AJÍ AND PEPPER:

  • They have sweet, fruity flavors and diverse aromas.
  • They are used fresh, dehydrated, roasted, smoked, powdered, pickled, in concentrates and in oils, to enhance the flavour.
  • They are used for pizzas and all kinds of dishes.
  • In Chile, it is very popular and a main component of merken.

GARLIC:

  • Spicy, sweet, aromatic, enveloping aroma.
  • Each palate rejects or accepts the flavor without middle terms, it must be a non-protagonist nuance.

BASIL:

  • Sweet, fragrant taste.
  • Its flavor is light, balanced, and refreshing.
  • Traditional in pesto, and oriental cuisine.
  • Combine with mozzarella and parmesan cheese. Dishes of aubergines, peppers, potatoes, beans, squash, and vegetables in salads, pasta, rice, eggs, noodle sauce, soups, chicken, pork, beef, fish, liver, corn cake, humitas. Companion of onions, garlic and chili peppers, lemon, olive oil, and tomatoes.

ANISE:

  • It has a Spicy and smooth taste.
  • The seeds are used for jams, fish marinades, pickled vegetables.
  • Also in bread and liqueurs.
  • Along with cloves and cinnamon, they are part of the curries.

CINNAMON:

  • It is a bark with a characteristic warm and sugary flavor
  • It is used for sweet cooking in semolina, compotes, spiced wine, and in mixtures for salty preparations cooked in milk.

COMINO:

  • Comino has a warm, spicy and strong flavor that prevails over other flavors.
  • It is Use in cooked dishes.
  • It is part of the spice mix like garam masala and curries.
  • In my country it is essential in empanadas and stir-fries.
  • Also in roasted or braised meats, cheeses, cous cous.
  • In breads and some cakes.

CURRY

  • It is a mixture or spice massala used in Indian cuisine.
  • It comes in pasta and powder presentations and the ingredients are very varied in elements.
  • Its aroma is warm and sometimes sweet with a counterpoint to what is known as cumin, pepper and bay leaf.
  • It is special for vegetable, meat and fish stews. Or to flavor the rice.
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TURMERIC:

  • Low intensity aroma, reminiscent of ginger, orange and freshly sawn wood.
  • Spicy flavor, somewhat bitter, spicy, similar to mustard.
  • It is used to paint rice, noodles.
  • Also in chicken with curry; marinated fish and shrimp skewers. Indicated for fish and egg dishes and with rice.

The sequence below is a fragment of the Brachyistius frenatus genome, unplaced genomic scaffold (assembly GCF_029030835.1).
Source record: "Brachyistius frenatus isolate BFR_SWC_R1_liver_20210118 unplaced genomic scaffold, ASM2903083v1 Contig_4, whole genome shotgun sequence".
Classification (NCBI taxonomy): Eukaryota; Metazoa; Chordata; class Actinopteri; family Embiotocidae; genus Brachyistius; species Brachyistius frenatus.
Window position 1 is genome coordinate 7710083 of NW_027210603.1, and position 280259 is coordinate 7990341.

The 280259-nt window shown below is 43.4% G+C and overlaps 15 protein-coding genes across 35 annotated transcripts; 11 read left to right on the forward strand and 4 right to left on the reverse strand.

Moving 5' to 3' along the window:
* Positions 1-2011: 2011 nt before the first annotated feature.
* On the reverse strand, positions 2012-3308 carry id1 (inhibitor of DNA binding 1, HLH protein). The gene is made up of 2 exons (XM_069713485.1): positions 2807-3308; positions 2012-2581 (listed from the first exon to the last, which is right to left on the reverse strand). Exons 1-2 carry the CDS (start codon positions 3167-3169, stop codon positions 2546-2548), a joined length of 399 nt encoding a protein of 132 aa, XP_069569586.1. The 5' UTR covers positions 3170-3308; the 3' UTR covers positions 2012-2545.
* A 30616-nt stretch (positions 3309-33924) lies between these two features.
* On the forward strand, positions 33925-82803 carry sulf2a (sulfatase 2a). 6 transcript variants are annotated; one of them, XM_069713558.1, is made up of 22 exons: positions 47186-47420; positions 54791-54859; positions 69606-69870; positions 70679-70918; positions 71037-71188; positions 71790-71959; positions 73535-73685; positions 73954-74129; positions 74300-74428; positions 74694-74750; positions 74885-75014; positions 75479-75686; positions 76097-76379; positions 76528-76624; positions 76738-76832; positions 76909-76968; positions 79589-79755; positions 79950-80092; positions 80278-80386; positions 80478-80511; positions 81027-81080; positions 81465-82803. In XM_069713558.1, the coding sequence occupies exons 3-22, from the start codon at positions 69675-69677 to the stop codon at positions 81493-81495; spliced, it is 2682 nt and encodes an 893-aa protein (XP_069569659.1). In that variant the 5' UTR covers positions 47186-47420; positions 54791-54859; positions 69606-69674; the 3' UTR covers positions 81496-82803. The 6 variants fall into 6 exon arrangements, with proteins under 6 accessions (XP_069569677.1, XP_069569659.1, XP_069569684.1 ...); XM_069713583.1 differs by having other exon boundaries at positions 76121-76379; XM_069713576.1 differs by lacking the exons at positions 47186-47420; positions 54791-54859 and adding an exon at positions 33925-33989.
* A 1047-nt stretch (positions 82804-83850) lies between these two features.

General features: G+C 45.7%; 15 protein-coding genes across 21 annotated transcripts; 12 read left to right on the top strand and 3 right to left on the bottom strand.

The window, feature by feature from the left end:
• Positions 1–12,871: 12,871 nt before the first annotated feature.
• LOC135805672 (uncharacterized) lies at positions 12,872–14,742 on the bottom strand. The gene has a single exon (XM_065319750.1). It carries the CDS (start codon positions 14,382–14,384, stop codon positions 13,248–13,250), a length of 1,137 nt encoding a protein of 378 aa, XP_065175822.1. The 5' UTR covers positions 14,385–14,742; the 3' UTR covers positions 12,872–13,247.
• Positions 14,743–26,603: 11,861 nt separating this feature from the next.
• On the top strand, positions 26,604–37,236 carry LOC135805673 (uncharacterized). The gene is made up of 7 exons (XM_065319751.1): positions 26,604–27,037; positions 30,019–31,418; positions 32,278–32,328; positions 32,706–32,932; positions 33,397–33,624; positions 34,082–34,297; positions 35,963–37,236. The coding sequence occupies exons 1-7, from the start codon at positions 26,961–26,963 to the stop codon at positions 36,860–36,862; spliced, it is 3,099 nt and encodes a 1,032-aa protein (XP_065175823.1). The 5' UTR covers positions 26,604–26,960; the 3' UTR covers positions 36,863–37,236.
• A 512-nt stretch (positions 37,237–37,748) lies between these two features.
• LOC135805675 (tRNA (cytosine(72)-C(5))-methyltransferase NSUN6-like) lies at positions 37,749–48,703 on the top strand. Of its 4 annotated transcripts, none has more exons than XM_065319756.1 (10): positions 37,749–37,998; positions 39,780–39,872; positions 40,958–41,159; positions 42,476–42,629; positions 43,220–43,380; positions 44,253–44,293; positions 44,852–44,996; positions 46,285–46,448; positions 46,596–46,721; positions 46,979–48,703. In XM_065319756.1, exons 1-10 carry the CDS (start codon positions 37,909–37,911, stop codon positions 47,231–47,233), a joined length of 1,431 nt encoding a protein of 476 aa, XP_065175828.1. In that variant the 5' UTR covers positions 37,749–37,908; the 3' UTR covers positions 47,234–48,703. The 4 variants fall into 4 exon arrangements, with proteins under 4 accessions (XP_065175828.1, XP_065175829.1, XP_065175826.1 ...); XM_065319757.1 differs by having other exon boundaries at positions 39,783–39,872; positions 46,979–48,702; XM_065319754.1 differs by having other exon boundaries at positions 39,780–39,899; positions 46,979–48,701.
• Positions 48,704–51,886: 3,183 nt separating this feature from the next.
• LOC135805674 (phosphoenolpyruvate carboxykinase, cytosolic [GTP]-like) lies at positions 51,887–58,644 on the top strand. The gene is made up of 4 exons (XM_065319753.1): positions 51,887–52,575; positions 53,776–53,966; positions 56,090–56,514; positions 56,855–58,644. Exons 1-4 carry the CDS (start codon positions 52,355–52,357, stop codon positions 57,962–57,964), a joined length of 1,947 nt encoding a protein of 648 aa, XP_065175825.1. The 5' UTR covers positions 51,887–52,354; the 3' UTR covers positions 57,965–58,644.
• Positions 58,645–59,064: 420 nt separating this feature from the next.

CLOVE:

  • Clove penetrates with notes of pepper and is slightly astringent.
  • It is used in salty and sweet cuisine, such as meats, legumes, fruit salads, spicy bread, sauces.
  • Harmonizes with garlic, onion, bay leaf, ginger, cinnamon, cardamom, pepper, among others.
  • Use it sparingly.
  • It Combines with roasted onion for savory dishes.

DILL:

  • Both the leaves and the fruits are used for soups, sauces and is especially suitable for fish.
  • It combines very well with yogurt, sour cream and eggs.
  • The fruits are used as decoration for oils, vinegars, strong fish and the leaves with the soft ones.
  • The ground seeds are used to season lentils and vegetables in general. Add freshly chopped to the cottage cheese.

TARRAGON:

  • Its aroma is both warm and spicy, reminiscent of anise and a certain note of hay, harmonizing with a subtle flavor, but still penetrating.
  • But it should be used with caution.
  • It flavors herbal vinegars and is the perfect mustard seasoning.
  • It is an indispensable ingredient of the fine herbs and sauces representative of classic French cuisine.
  • It is used with eggs, rabbit, crab, lobster, scallops, leeks, asparagus, mushrooms, tomatoes, avocados and mayonnaise.
  • It is also suitable for soups based on duck chicken broth, liver, baked chicken or light stews.
  • Excellent with intense flavor fish.

GINGER:

  • Very strong, spicy, pleasant flavor although diluted in the preparations is very pleasant and aromatic.